Tags: family, graduation, students
Tags: ice breakers, lesson plans, students
Here at the Literacy Council we are getting ready to start our new session of classes in a few weeks. Seeing some of our students return and meeting new students are some of the most satisfying and exciting parts of starting a new session. It is hard to believe that the fall session has come and gone. I personally learned a lot about teaching, and I will do things a little differently for this upcoming session. I teach two level one classes, and I will try to practice more dialogues with them. Not only will I do more dialogues with my students, but I will also try to slow the pace of my classes. There were certain units which I could have, and probably I should have, spent more time explaining to my students. Of course, the one thing that we teachers always want is more time with our students so maybe this is why I feel that there were certain units I could have done more with. What are you going to do differently this session?
I hope that this winter session we have few interruptions and that we maintain or increase the number of students we had in the fall. It would be great to see a good number of students come back so they can continue to progress. It has been a long break and so those students that do come back are going to need a good review. At the same time, we need to look for some good ice breakers to make the new students feel comfortable in our classrooms. If you have good ice breaker ideas, feel free to share!
-Jose Flores, Lead Teacher and AmeriCorps Member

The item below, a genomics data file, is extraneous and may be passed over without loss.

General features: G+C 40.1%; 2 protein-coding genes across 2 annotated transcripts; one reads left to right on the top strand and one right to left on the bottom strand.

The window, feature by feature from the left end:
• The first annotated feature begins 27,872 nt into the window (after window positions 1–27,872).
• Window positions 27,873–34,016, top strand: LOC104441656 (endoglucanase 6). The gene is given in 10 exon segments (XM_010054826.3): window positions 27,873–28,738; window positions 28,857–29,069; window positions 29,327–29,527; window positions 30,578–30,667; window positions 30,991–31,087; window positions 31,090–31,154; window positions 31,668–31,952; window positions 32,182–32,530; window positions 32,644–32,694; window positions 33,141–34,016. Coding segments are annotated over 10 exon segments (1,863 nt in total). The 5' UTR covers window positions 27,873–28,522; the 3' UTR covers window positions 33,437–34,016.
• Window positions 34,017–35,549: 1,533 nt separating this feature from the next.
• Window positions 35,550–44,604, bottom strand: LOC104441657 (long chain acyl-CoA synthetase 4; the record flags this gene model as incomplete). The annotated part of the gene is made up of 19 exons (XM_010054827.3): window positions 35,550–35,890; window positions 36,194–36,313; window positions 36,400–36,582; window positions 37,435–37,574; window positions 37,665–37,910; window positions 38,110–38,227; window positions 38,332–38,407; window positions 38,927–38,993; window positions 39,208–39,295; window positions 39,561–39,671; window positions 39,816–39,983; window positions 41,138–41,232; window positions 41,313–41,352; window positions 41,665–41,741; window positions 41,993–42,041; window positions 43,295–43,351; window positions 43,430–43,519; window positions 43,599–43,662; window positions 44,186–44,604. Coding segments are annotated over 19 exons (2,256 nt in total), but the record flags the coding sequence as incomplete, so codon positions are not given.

Many of us have been following the drama of the World Cup over the last couple of weeks. We’ve all tuned in for the heartbreak, the ecstasy, the scandal, the…cephalopod. A winner has been crowned, and a general catharsis has settled around the world. Here at the Literacy Council of Northern Virginia, my fellow AmeriCorps members and I are also experiencing an outpour of strong emotions.
The recent spring graduation parties marked the end of my teaching experience with LCNV and the last time that I will see most of my students, some of whom have been in my classes for the entire year. As I near the end of my service year and prepare to head back home to Charlotte, NC, I already miss working with my students and fellow volunteers.
At my last graduation, my teachers got together and presented me with a small gift. A toothbrush. I know that this may sound strange to the readers of this blog (and most other people), but I was touched by this little hygienic tool. My teachers remembered that I was planning to return home and prepare to apply to dental school, and the toothbrush was a sweet way to say good luck. I have had some wonderful experiences at LCNV: working with passionate teachers, teaching inspiring students, and now, the gift of plaque-free gums. It just doesn’t get any better.
Thanks, again Cindy, Laurie, and Kay! I will miss teaching with you this fall.
~Erin Andrews, AmeriCorps Instructor
The World Cup only comes around every four years, and no other sporting event can match the excitement that it creates around the world. It is not just a game, it is a celebration of culture and humanity. The attention is fixed on one geographical region; this time it is Africa, more specifically South Africa. We have been reminded by South Africa that a nation has its own distinct sound and color. Many people around the world now know what a vuvuzela is and what it sounds like. You can also the drums into the mix. They were always present. In the end, as the president of FIFA Joseph Blatter said, “Africa has a unique sound.” As for the color, who did not want the green and yellow bafana bafana to win? Here we are, two days before the final and the only thing I can think of is that all good things must come to an end.